If you’ve embraced home canning and have a pantry full of canned goods, you’re probably wondering about canning storage. How do you properly store all of that home canned goodness for the most optimum shelf life?
Originally published March 2012; this post has been updated.
Prepare Canning Jars for Long-Term Storage
What does this mean? There are some things to consider when putting your home canned goods into the pantry.
First, how long will home canned foods last? There’s not a hard and fast rule about this, or an exact number of days.
The National Center for Home Food Preservation (NCHFP) suggests using canned goods within a year of processing for best quality. That doesn’t mean that the food inside the jars becomes unsafe after a year passes, though.
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As long as the food was processed properly and remains sealed, it is safe to eat. The quality of the food in the jars may begin to deteriorate over time.
To make sure you’re using jars of food in a reasonable amount of time, employ the “first in, first out” method in your pantry. This assures that you’re using the oldest jars first.
Choose a Cool, Dry, Dark Place for Canning Storage
Keeping jars cool will help retain the quality of the food you’ve preserved. Temperatures between 50°F and 70°F (10 to 21 C) are ideal.
The contents of jars stored on shelves exposed to daylight can oxidize more quickly and lose some vitamins. They may also fade in color. None of these are safety issues, necessarily, but storing in a dark space improves the shelf life of foods.
Jars stores in humid or moist conditions may develop rusty lids, which can compromise the seal.
Clean Canning Jars Before Storage
Once jars have cooled, check the seal and remove the rings, then rinse the jars thoroughly to remove any sticky residue from the outside of the jars.
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Should You Remove the Rings for Storage?
The NCHFP recommends removing the rings for storage, but it’s not a hard and fast rule. I remove rings for storage.
- If there’s a problem with the seal, it will be obvious right away. With the rings on, it’s harder to discern if the seal has been compromised.
- Removing the rings allows me to use those for processing more jars.
If you prefer to store jars with the rings on, be sure to thoroughly clean and dry both the jar threads and the rings before re-attaching them.
Store Jars Upright
This means that the contents won’t touch the lid for an extended time. Some canned items — tomatoes, for instance — are corrosive.
To Stack or Not to Stack?
Obviously, stacked jars are more likely to fall and break. If you’re short on space and want to stack the jars, the generally recognized safe method is to place a thick layer of cardboard or thin sheet of wood between the layers. Placing filled and sealed jars inside the boxes the jars came in is another option.
This helps to keep the stack sturdier and helps to avoid disturbing the sealed lids of jars on the bottom layer.
Another thing to be mindful of: stacked jars can deceive you into thinking a jar is sealed when it’s not.
Knowing what’s in your pantry allows you to utilized what’s in your pantry. I use this system to keep track of our home canned foods.
Using this method with my canning storage helps me spread the various canned goods across the winter months, so we don’t end up with too much — or too little — of an item before winter ends.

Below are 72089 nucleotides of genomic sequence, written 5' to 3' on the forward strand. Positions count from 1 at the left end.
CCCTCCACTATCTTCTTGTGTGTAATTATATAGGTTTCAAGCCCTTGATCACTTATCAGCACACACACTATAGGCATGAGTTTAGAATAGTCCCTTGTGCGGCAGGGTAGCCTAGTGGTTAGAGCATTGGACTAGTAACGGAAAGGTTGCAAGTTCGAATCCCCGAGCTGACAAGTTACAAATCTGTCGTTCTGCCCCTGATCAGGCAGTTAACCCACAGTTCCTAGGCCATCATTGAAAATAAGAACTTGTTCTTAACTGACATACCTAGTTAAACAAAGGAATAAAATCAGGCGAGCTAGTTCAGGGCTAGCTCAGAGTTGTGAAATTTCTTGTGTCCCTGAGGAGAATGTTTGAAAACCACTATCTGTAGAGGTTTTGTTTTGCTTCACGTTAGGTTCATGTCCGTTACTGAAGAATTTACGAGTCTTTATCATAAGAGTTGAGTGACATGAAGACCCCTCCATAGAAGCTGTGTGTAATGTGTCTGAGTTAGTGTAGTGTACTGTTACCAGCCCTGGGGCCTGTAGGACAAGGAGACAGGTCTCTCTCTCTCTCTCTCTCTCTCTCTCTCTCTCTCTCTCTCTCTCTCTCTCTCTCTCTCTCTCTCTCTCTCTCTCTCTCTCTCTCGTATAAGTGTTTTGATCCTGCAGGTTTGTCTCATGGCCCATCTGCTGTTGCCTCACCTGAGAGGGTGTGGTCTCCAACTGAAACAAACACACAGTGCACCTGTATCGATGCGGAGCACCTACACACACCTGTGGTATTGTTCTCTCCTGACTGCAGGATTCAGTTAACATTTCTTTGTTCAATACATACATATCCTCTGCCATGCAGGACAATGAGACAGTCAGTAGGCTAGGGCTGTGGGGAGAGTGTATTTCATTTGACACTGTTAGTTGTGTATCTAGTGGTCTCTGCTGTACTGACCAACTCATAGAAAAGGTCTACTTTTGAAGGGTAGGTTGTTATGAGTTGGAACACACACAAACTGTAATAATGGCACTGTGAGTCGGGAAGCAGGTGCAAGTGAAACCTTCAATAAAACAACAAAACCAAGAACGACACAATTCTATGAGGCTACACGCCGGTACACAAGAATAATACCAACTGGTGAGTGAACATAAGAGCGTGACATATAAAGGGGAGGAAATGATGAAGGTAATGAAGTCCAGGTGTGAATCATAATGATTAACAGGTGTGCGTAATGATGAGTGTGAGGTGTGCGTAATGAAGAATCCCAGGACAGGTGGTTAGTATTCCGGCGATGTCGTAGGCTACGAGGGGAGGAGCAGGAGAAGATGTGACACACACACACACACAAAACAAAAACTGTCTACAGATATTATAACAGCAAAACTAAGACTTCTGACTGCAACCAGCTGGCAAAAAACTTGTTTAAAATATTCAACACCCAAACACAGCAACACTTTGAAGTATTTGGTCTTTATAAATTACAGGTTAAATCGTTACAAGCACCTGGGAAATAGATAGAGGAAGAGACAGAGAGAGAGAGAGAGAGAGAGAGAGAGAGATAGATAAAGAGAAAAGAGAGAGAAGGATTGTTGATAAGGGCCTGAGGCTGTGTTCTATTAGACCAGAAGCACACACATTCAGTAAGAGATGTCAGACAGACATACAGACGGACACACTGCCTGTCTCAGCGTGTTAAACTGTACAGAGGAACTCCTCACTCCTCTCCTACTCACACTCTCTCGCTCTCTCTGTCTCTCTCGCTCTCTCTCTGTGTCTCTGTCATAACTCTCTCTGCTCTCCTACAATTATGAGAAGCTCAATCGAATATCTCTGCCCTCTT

Earthquake Food Storage
This is an issue specifically for earthquake-prone regions: Safe canning storage when the ground shakes.
A Doomsday Preppers episode once featured a group concerned about the possibility of an epic earthquake. Fine and good to prepare for an earthquake, I say.
But folks, if you’re going to have shipping containers full of food preserved in glass on shelf after shelf to survive an earthquake as these folks did, open shelving with nothing holding those jars in place is probably not a good idea. Storage for canning jars full of your precious preserved foods needs to be more secure.
Here are some methods to consider to make your jars a little more likely to survive some shaking:
- Slip each glass canning jar into an orphaned sock before storage. This serves two purposes. It protects the glass from damage, and if there is breakage, the glass won’t scatter. You’ll be able to just pick up the jar inside the sock and dispose of it.
- Store glass containers only on shelves that have doors that latch securely. Shelves closest to the floor are best for this.
- If you’re storing glass canning jars on open shelves, run a 1″ x 2″ board across the front of the shelves to prevent the jars from crashing to the floor in the event of a quake.
- Instead of storing glass jars on shelves, reuse the boxes that those canning jars came in or pack them in boxes with a protective piece of cardboard between each jar. As long as they are down low and not situated below your bowling ball collection, the likelihood of breakage should be minimal, I would think. The space under a bed would be ideal for this.
Now, of course, all bets are off if we’re talking about a really intense earthquake. But for moderate quakes, taking precautions like this may be what you need to feel good about food storage in glass.
More on Food Preservation
- Easy Canning Recipes for the Novice Home Canner
- 10+ Food Preservation Methods to Consider
- Canning Equipment and Getting Started
- How long will canned food keep?: https://nchfp.uga.edu/questions/FAQ_canning.html#5
- Storing without rings: https://nchfp.uga.edu/how/store/store_home_canned.html